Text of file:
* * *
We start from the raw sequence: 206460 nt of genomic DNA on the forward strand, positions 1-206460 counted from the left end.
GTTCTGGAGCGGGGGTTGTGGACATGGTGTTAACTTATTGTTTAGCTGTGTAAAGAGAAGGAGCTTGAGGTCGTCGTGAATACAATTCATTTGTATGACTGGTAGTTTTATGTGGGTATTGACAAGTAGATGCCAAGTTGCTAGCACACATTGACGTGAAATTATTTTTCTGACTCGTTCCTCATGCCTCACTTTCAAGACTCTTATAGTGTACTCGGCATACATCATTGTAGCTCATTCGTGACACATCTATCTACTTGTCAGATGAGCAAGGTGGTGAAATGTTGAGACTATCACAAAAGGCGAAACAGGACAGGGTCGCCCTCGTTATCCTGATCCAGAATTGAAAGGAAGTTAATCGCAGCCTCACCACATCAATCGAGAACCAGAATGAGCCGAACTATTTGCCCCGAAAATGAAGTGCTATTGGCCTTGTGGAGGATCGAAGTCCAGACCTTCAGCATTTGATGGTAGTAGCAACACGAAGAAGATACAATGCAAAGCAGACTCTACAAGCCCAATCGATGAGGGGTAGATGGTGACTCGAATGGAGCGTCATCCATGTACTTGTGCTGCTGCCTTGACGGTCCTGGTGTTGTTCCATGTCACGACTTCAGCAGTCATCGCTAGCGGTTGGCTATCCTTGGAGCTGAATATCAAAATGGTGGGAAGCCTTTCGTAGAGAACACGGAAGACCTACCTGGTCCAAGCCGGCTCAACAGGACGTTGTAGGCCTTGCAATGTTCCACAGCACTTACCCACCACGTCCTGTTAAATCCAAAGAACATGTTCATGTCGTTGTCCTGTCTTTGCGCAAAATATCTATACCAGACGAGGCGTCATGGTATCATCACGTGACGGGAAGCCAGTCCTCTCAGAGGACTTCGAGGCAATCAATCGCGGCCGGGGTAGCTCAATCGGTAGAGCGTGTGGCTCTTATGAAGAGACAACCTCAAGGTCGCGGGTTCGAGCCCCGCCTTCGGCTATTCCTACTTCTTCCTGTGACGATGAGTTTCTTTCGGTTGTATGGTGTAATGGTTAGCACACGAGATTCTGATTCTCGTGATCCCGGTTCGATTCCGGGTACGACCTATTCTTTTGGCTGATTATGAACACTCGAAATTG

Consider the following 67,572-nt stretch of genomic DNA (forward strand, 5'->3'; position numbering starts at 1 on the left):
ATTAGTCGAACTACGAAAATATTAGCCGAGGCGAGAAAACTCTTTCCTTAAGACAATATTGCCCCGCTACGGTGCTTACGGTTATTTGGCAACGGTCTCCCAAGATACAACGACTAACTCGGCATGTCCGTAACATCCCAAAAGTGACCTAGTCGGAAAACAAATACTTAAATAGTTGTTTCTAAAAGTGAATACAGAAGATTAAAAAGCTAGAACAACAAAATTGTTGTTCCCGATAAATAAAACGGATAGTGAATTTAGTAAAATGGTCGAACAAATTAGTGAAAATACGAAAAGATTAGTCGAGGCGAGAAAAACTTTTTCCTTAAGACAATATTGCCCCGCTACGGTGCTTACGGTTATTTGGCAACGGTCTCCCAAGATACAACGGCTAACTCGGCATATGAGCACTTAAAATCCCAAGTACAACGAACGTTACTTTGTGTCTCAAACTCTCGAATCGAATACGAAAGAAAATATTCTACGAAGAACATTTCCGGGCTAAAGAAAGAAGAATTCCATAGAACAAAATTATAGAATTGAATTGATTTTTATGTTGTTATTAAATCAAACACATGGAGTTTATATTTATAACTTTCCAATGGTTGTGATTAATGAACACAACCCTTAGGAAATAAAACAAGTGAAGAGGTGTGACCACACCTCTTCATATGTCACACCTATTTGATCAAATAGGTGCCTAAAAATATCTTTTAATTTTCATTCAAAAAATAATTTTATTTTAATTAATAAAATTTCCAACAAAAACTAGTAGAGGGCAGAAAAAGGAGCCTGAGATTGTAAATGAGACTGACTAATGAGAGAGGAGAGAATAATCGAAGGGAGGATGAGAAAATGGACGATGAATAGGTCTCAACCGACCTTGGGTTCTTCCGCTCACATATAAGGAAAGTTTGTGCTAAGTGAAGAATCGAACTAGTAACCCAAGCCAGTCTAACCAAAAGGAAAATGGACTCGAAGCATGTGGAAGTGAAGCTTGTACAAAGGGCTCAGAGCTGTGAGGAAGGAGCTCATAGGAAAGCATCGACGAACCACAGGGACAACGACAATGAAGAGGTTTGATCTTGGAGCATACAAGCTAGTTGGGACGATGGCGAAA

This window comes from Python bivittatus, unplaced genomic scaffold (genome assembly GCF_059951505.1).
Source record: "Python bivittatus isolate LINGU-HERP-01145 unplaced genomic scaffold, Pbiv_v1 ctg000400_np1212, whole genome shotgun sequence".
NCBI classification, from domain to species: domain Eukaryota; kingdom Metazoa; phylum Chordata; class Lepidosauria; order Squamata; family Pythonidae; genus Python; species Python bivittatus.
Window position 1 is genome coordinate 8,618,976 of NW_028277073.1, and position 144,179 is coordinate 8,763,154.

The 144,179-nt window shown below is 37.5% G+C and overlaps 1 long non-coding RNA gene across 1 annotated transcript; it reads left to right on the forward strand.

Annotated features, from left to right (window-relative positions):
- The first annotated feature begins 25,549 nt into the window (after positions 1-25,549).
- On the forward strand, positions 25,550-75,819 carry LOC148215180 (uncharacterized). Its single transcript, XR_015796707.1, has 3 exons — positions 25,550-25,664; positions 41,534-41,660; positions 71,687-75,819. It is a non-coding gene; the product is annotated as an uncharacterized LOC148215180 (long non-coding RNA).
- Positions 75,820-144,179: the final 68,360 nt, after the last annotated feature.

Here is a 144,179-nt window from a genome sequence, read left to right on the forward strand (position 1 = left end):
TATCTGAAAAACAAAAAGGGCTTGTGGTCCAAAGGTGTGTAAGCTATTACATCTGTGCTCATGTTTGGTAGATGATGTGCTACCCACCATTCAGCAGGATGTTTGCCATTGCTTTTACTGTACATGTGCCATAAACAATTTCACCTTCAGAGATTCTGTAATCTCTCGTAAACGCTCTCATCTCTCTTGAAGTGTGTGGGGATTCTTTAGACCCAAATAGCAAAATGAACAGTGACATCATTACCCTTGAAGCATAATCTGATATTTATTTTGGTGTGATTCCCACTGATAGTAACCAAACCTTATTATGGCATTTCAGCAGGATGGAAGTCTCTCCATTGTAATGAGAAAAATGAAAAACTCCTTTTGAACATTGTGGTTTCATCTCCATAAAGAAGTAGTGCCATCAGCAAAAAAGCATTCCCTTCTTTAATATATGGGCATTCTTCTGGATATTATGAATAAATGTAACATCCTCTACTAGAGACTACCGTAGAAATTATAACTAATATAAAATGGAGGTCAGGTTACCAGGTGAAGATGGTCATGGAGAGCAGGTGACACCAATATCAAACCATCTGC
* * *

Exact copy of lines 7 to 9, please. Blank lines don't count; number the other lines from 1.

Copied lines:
NCBI classification, from domain to species: domain Eukaryota; kingdom Metazoa; phylum Chordata; class Lepidosauria; order Squamata; family Pythonidae; genus Python; species Python bivittatus.
Window position 1 is genome coordinate 8,618,976 of NW_028277073.1, and position 144,179 is coordinate 8,763,154.

The 144,179-nt window shown below is 37.5% G+C and overlaps 1 long non-coding RNA gene across 1 annotated transcript; it reads left to right on the forward strand.